Before departing for our nation’s capital, the Governor spoke with all four mayors regarding their collective concerns about federally funded programs and employee positions throughout the state. The Governor’s intent is to form a coordinated effort and ensure that Hawaii is well protected from the residual effects of the shutdown.
Gov. Abercrombie stated:
“I am pleased that Congress has finally reached an agreement that will allow the federal government to fully operate again. Like other states and counties, Hawaii was placed in a fiscally vulnerable position where benefits, programs and jobs were on the line. We continue to monitor the situation hour by hour and day by day.
“Fortunately, the State of Hawaii has seen signs of our economy rebounding and, due to prudent management by this administration, we were equipped to weather the three weeks of the government shutdown. However, we do not want these circumstances to arise again, putting our progress in jeopardy. Since this ‘new deal’ will only be in place for a short term, we must remain vigilant regarding our finances. I will continue to voice our concerns on behalf of the state and the counties, and work with our congressional delegation.”
With the federal government shutdown now in its third week, Gov. Neil Abercrombie will depart for Washington, D.C., today to work with Hawaii’s Congressional Delegation and former colleagues on the Hill on the continuation of federally funded services and programs.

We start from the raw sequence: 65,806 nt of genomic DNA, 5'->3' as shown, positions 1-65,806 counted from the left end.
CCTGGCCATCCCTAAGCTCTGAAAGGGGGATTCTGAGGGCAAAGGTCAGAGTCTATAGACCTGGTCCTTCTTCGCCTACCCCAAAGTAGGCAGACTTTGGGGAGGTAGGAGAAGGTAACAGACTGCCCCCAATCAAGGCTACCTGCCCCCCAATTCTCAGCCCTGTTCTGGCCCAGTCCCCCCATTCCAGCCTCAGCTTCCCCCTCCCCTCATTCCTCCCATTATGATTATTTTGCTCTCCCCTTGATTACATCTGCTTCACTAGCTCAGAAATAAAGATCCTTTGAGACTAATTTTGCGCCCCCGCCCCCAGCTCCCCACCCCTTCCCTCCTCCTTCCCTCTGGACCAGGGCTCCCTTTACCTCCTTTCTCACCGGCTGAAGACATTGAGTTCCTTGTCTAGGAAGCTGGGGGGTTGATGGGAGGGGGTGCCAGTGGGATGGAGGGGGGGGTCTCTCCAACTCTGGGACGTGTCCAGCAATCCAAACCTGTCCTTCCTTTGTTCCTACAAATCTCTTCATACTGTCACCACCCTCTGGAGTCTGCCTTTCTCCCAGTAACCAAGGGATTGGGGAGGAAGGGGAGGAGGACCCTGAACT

Currently, Gov. Abercrombie’s schedule includes meetings with Sens. Brian Schatz and Mazie Hirono on Wednesday, followed by meetings with Reps. Colleen Hanabusa and Tulsi Gabbard on Thursday.
Gov. Abercrombie has spoken with each of the four mayors regarding concerns about federally funded programs and employee positions in their respective counties, and he will include their input in discussions in Washington. The intention is to form a coordinated effort by county, state and federal levels of government to address the issues as they arise.
This trip is an addition to the Governor’s personal travel to the East Coast that had been previously arranged.
Lt. Gov. Shan Tsutsui will be Acting Governor during the Governor’s travel time. Gov. Abercrombie is expected to return to the Islands on Oct. 20.